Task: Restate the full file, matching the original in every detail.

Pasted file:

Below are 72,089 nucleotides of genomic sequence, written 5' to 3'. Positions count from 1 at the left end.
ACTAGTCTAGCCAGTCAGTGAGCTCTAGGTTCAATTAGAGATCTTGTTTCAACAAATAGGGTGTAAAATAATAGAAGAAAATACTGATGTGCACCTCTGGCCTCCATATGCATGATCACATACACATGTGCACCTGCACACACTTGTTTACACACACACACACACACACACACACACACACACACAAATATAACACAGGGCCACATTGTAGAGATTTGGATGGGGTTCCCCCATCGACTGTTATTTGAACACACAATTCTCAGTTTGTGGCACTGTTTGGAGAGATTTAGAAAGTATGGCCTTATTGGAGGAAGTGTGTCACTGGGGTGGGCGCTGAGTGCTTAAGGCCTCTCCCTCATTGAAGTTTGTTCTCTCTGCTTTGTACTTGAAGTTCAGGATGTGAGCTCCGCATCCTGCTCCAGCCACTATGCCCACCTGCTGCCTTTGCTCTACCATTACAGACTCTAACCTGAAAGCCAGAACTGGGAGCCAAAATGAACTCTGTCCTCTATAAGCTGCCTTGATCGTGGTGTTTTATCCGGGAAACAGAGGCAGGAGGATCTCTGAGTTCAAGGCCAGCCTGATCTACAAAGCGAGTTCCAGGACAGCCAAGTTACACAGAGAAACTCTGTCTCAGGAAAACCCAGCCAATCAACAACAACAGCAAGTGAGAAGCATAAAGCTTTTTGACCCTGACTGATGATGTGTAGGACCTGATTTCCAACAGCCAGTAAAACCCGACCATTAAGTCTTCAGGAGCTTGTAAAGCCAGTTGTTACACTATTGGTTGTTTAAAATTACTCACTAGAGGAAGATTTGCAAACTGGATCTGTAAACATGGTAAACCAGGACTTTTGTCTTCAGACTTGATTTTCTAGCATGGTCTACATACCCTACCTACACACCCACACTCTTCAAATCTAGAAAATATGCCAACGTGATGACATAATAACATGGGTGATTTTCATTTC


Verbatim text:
Below are 72,089 nucleotides of genomic sequence, written 5' to 3'. Positions count from 1 at the left end.
ACTAGTCTAGCCAGTCAGTGAGCTCTAGGTTCAATTAGAGATCTTGTTTCAACAAATAGGGTGTAAAATAATAGAAGAAAATACTGATGTGCACCTCTGGCCTCCATATGCATGATCACATACACATGTGCACCTGCACACACTTGTTTACACACACACACACACACACACACACACACACACACAAATATAACACAGGGCCACATTGTAGAGATTTGGATGGGGTTCCCCCATCGACTGTTATTTGAACACACAATTCTCAGTTTGTGGCACTGTTTGGAGAGATTTAGAAAGTATGGCCTTATTGGAGGAAGTGTGTCACTGGGGTGGGCGCTGAGTGCTTAAGGCCTCTCCCTCATTGAAGTTTGTTCTCTCTGCTTTGTACTTGAAGTTCAGGATGTGAGCTCCGCATCCTGCTCCAGCCACTATGCCCACCTGCTGCCTTTGCTCTACCATTACAGACTCTAACCTGAAAGCCAGAACTGGGAGCCAAAATGAACTCTGTCCTCTATAAGCTGCCTTGATCGTGGTGTTTTATCCGGGAAACAGAGGCAGGAGGATCTCTGAGTTCAAGGCCAGCCTGATCTACAAAGCGAGTTCCAGGACAGCCAAGTTACACAGAGAAACTCTGTCTCAGGAAAACCCAGCCAATCAACAACAACAGCAAGTGAGAAGCATAAAGCTTTTTGACCCTGACTGATGATGTGTAGGACCTGATTTCCAACAGCCAGTAAAACCCGACCATTAAGTCTTCAGGAGCTTGTAAAGCCAGTTGTTACACTATTGGTTGTTTAAAATTACTCACTAGAGGAAGATTTGCAAACTGGATCTGTAAACATGGTAAACCAGGACTTTTGTCTTCAGACTTGATTTTCTAGCATGGTCTACATACCCTACCTACACACCCACACTCTTCAAATCTAGAAAATATGCCAACGTGATGACATAATAACATGGGTGATTTTCATTTC